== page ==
From a trust perspective, the security issues are mixed - some real and some imagined. However, the cloud community is well aware of these issues and is adapting cloud environments to help ease the SMB transition to the cloud. Additional security services are available in private cloud, for example, to help with trust issues. Some of these same security solutions are making it to public cloud, where the environment allows. Many CSPs, including HOSTING, provide a variety of environment and security services options in both private cloud and public cloud, and we see many of our clients using private cloud as a stepping stone to public, especially for risk-averse companies. Having said all that, there are simply some applications that cannot exist in public cloud due to regulatory requirements, for example.

Cloud Computing Journal: 2013 seems to be turning into a breakthrough year for Big Data. How much does the success of cloud computing have to do with that?

Daly: Big Data has been around for some time, although perhaps called other things - data warehousing, data analytics and business intelligence, among others. And everyone continues to hype up Big Data, but very few are actually using it effectively.

Our customer base in particular - mid-size enterprises - tend to be highly transactional in their businesses, so they are at beginning stages of Big Data. We have many customers - Rapleaf, Quantum Retail, Rich Relevance and Affinity - for example whose job it is to listen to social media and ensure that companies are armed to react appropriately. I see these as effectively driving the collection and analysis of massive amounts of data to good purpose. But again, I see Big Data as still being in the early phases of the hype cycle. Once there is a consummate company blazing the trail - someone who sets themselves apart as Salesforce.com did in SaaS - we can call it a breakthrough year.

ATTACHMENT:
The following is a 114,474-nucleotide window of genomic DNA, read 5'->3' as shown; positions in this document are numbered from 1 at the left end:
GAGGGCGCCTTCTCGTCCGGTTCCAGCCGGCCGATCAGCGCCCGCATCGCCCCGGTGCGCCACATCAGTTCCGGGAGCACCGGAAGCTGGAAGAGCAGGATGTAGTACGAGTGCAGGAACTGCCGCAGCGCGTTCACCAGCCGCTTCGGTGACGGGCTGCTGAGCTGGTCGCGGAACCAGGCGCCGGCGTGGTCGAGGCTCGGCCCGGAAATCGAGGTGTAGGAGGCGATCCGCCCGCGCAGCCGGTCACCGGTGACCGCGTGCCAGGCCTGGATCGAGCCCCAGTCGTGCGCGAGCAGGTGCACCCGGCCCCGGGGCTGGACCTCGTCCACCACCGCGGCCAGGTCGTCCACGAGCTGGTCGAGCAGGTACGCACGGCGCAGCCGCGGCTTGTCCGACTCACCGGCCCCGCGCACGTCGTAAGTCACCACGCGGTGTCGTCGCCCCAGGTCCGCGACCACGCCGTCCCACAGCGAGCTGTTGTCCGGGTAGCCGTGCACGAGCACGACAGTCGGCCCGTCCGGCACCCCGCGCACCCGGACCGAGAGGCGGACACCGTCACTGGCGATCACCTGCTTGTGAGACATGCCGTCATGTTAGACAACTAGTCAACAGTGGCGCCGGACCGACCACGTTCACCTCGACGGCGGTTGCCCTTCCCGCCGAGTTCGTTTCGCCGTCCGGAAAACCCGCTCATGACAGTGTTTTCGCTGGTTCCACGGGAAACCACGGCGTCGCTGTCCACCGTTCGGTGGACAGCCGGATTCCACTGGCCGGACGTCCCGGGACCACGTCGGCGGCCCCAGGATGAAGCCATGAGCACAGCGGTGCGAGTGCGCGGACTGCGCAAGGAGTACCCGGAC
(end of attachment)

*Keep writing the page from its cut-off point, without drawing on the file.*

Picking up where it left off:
Having said all that, cloud technologies such as software-based storage and advances in virtualization and compute power will certainly help move it along.

Cloud Computing Journal: What about the role of social media: aside from the acronym itself SMAC (for Social, Mobile, Analytics, Cloud) are you seeing and/or anticipating major traction in this area?

Daly: Social media has come a long way in the last five years. Our company did not budget for it five years ago. Then it crept into our marketing budgets first. And now we're starting to see practical applications in other parts of the business. This is in part due to the fact that social media has been bolstered by advances in analytics, mobile access and cloud technology. In fact, the growth of all these is certainly fueling the drive toward Big Data. Now, as applications grow for social media outside marketing - for example our data centers send updates on Twitter to customers regarding status or issues - all of these technologies will grow.

Cloud Computing Journal: To finish, just as real estate is always said to be about "location, location, location," what one word, repeated three times, would you say Cloud Computing is all about? (Example: Scalability, Scalability, Scalability)

Daly: Availability, Availability, Availability. At the end of the day, if the solution isn't up and running, it can't help customers.

More Stories By Pat Romanski